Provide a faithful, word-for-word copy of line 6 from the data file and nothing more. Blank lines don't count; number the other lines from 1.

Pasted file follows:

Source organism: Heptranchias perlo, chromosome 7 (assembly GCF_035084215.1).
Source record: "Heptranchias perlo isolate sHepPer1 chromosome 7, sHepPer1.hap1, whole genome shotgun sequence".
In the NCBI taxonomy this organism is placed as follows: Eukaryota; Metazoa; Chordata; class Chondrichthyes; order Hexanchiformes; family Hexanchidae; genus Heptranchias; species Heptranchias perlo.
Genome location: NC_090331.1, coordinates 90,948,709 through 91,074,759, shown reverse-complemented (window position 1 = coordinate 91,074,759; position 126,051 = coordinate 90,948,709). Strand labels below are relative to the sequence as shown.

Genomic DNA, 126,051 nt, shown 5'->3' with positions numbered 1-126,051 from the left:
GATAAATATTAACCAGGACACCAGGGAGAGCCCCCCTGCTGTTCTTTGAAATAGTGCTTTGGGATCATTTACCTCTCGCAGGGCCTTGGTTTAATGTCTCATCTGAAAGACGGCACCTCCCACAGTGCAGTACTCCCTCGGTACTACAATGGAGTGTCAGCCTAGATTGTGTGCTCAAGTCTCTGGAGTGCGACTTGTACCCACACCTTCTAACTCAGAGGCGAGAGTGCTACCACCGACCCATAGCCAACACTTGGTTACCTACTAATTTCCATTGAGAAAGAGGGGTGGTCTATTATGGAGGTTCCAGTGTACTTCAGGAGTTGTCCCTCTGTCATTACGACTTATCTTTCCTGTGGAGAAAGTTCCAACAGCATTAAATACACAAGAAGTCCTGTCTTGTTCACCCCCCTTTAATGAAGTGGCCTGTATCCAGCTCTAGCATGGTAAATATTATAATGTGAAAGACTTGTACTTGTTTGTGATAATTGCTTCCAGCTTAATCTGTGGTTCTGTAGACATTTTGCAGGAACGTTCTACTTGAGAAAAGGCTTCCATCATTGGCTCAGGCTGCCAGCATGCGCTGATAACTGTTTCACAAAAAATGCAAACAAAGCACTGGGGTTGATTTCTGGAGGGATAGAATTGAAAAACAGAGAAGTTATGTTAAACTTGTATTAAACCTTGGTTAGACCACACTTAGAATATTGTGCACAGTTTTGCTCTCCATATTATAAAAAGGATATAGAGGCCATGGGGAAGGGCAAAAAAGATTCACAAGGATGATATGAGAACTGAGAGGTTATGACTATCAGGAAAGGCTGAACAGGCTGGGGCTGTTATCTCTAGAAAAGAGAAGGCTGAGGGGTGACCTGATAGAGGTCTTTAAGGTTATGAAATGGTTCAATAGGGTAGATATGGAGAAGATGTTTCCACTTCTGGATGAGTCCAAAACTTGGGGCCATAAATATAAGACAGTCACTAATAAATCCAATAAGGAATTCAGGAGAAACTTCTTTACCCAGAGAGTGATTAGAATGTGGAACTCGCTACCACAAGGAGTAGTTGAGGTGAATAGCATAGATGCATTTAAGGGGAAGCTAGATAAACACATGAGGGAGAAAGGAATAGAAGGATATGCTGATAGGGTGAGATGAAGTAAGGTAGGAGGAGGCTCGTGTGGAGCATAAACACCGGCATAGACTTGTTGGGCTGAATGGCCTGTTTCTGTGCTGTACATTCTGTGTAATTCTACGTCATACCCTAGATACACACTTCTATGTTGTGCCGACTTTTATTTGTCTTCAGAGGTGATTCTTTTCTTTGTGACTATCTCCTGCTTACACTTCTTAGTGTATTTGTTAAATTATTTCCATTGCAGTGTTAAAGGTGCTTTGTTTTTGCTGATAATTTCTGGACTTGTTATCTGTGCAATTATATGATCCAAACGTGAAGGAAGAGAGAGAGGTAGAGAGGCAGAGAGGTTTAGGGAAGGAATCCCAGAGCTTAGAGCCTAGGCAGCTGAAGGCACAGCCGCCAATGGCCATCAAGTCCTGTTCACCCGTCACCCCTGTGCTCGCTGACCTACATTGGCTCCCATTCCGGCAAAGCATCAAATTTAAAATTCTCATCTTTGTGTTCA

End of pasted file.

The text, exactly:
GATAAATATTAACCAGGACACCAGGGAGAGCCCCCCTGCTGTTCTTTGAAATAGTGCTTTGGGATCATTTACCTCTCGCAGGGCCTTGGTTTAATGTCTCATCTGAAAGACGGCACCTCCCACAGTGCAGTACTCCCTCGGTACTACAATGGAGTGTCAGCCTAGATTGTGTGCTCAAGTCTCTGGAGTGCGACTTGTACCCACACCTTCTAACTCAGAGGCGAGAGTGCTACCACCGACCCATAGCCAACACTTGGTTACCTACTAATTTCCATTGAGAAAGAGGGGTGGTCTATTATGGAGGTTCCAGTGTACTTCAGGAGTTGTCCCTCTGTCATTACGACTTATCTTTCCTGTGGAGAAAGTTCCAACAGCATTAAATACACAAGAAGTCCTGTCTTGTTCACCCCCCTTTAATGAAGTGGCCTGTATCCAGCTCTAGCATGGTAAATATTATAATGTGAAAGACTTGTACTTGTTTGTGATAATTGCTTCCAGCTTAATCTGTGGTTCTGTAGACATTTTGCAGGAACGTTCTACTTGAGAAAAGGCTTCCATCATTGGCTCAGGCTGCCAGCATGCGCTGATAACTGTTTCACAAAAAATGCAAACAAAGCACTGGGGTTGATTTCTGGAGGGATAGAATTGAAAAACAGAGAAGTTATGTTAAACTTGTATTAAACCTTGGTTAGACCACACTTAGAATATTGTGCACAGTTTTGCTCTCCATATTATAAAAAGGATATAGAGGCCATGGGGAAGGGCAAAAAAGATTCACAAGGATGATATGAGAACTGAGAGGTTATGACTATCAGGAAAGGCTGAACAGGCTGGGGCTGTTATCTCTAGAAAAGAGAAGGCTGAGGGGTGACCTGATAGAGGTCTTTAAGGTTATGAAATGGTTCAATAGGGTAGATATGGAGAAGATGTTTCCACTTCTGGATGAGTCCAAAACTTGGGGCCATAAATATAAGACAGTCACTAATAAATCCAATAAGGAATTCAGGAGAAACTTCTTTACCCAGAGAGTGATTAGAATGTGGAACTCGCTACCACAAGGAGTAGTTGAGGTGAATAGCATAGATGCATTTAAGGGGAAGCTAGATAAACACATGAGGGAGAAAGGAATAGAAGGATATGCTGATAGGGTGAGATGAAGTAAGGTAGGAGGAGGCTCGTGTGGAGCATAAACACCGGCATAGACTTGTTGGGCTGAATGGCCTGTTTCTGTGCTGTACATTCTGTGTAATTCTACGTCATACCCTAGATACACACTTCTATGTTGTGCCGACTTTTATTTGTCTTCAGAGGTGATTCTTTTCTTTGTGACTATCTCCTGCTTACACTTCTTAGTGTATTTGTTAAATTATTTCCATTGCAGTGTTAAAGGTGCTTTGTTTTTGCTGATAATTTCTGGACTTGTTATCTGTGCAATTATATGATCCAAACGTGAAGGAAGAGAGAGAGGTAGAGAGGCAGAGAGGTTTAGGGAAGGAATCCCAGAGCTTAGAGCCTAGGCAGCTGAAGGCACAGCCGCCAATGGCCATCAAGTCCTGTTCACCCGTCACCCCTGTGCTCGCTGACCTACATTGGCTCCCATTCCGGCAAAGCATCAAATTTAAAATTCTCATCTTTGTGTTCA